Fraud can undermine the binding nature of an A1 form

Written by Bart Elias 19 February 2018


On 6 February, the Court of Justice of the EU presented its highly anticipated judgement in the case n° C-359/16 ‘Altun’. In its judgement, the CJEU ruled that, in case of posting, the courts of the host Member State can disregard an A1 form issued by the competent authorities of the home Member State provided fraud is evidenced and certain conditions are met.

Validity of A1 forms

When an employee is posted by his employer to work in another EEA Member State or Switzerland, he will remain subject to the social security scheme of the home country if a number of conditions are complied with. In the event of a valid posting, the home country’s competent authorities will issue a so-called ‘A1 form’ detailing this continued subjection.

The CJEU has a longstanding and extensive body of case law on the validity of A1 forms in which the guiding principle has always been the fact that, in case of posting, an A1 form has a binding effect on the competent authorities and courts of the host Member State, as long as the issuing home Member State has not retracted said A1 form or declared it invalid.

Sincere cooperation between Member States

In the present case, the CJEU reiterates that the above-mentioned binding nature of an A1 form is rooted in the principle of sincere cooperation between Member States but that this principle of sincere cooperation also entails that the competent authorities of a Member State must carry out a diligent examination of the application of their own social security scheme when issuing an A1 form. This in turn brings about the obligation for the issuing authorities to reconsider the grounds for the A1 form they issued and, if necessary, to retract the A1 form in question if the authorities of the host Member State express doubt on the accuracy of the underlying facts of the A1 form.

“Fraus omnia corrumpit”

Although the CJEU’s case law clearly sets forth the binding nature of the A1 form and the exclusive competence of the issuing authority to assess the validity of said form, the CJEU also states in the case at hand that these considerations may not result in individuals being able to rely on those principles for abusive or fraudulent ends. Indeed, the principle of prohibition of fraud is a general principle of EU law which individuals must comply with.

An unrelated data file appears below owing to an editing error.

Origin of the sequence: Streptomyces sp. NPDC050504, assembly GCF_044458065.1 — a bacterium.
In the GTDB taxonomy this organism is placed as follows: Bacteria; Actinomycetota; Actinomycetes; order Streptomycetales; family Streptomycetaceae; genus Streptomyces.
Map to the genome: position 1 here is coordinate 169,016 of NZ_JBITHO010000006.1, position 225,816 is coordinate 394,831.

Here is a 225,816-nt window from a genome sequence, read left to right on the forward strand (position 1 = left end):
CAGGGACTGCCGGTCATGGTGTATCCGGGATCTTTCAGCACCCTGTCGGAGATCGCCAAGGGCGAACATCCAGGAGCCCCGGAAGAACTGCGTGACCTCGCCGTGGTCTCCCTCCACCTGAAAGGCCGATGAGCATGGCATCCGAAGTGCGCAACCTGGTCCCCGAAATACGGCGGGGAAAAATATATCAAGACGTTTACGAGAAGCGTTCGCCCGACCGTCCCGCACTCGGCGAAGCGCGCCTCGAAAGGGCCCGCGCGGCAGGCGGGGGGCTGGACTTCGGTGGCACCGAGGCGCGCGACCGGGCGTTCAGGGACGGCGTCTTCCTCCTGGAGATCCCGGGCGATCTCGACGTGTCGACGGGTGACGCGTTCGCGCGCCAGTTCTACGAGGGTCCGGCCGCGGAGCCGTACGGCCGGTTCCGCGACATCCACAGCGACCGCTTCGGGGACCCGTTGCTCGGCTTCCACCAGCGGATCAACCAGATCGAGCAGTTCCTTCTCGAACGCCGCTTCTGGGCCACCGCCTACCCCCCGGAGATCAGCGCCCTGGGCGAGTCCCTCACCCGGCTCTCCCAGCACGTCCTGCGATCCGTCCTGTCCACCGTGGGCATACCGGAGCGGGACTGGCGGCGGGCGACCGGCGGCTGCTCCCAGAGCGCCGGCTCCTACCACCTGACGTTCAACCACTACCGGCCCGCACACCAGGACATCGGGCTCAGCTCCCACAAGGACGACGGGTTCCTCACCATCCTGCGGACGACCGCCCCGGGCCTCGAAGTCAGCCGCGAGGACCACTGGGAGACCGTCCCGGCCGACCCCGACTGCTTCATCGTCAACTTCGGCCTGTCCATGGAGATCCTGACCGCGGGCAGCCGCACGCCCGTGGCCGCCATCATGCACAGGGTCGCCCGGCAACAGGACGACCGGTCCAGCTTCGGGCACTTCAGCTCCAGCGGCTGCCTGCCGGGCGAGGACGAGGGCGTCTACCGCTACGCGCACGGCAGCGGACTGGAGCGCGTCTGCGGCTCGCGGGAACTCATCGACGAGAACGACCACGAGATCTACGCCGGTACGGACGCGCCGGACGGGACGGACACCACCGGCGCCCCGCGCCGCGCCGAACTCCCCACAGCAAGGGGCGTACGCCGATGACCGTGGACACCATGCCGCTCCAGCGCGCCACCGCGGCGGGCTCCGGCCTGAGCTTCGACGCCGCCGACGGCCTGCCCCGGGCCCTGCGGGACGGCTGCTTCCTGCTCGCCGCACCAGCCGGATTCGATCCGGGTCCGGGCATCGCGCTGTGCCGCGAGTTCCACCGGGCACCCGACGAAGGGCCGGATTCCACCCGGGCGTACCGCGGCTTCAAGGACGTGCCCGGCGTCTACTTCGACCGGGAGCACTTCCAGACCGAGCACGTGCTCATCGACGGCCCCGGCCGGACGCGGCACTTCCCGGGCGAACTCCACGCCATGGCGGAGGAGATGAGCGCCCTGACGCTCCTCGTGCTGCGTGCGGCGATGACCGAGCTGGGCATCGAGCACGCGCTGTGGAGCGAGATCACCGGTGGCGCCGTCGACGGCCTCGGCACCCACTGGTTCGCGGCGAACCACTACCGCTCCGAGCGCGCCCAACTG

The Court determines that findings of fraud have to be based on a consistent body of evidence and that both an objective factor and a subjective factor have to be present in this respect. The objective factor consists of the fact that the conditions for a valid posting are not complied with. The subjective factor corresponds to the intention of the parties concerned to circumvent the conditions for a valid posting, with a view to obtaining the advantage attached to it, i.e. remaining subject to the home country’s social security scheme.

Disregarding A1 forms in case of demonstrated fraud

If the competent authorities of the host Member State to which the employees are posted, would produce to the authorities of the Member State that issued the A1 form, concrete evidence of such fraud, collected in the course of a judicial investigation, it follows from the principle of sincere cooperation that it is the duty of the latter authorities to examine the grounds for the issue of said A1 form and – if necessary – to retract it. If the latter authorities fail to carry out such review/retraction within a reasonable deadline, the CJEU argues that it must be possible for a national court in the host Member State to disregard the A1 forms after adversarial legal proceedings with respect for the right to a fair trial.

Impact

The CJEU applies the principle of prohibition of fraud – which is a general principle of EU law – for interpreting the validity of an A1 form. However, it must be emphasised that the general principle of the binding nature of A1 forms remains fully in effect and that applying the notion of fraud in this respect constitutes a limited exception to this general principle. In addition, note that the present ruling by the CJEU only concerns the possibility for national courts to disregard the application of an A1 form in case of demonstrated fraud, determined after adversarial legal proceedings and does not support national competent authorities unilaterally disregarding an A1 form when evidence of fraud is unearthed.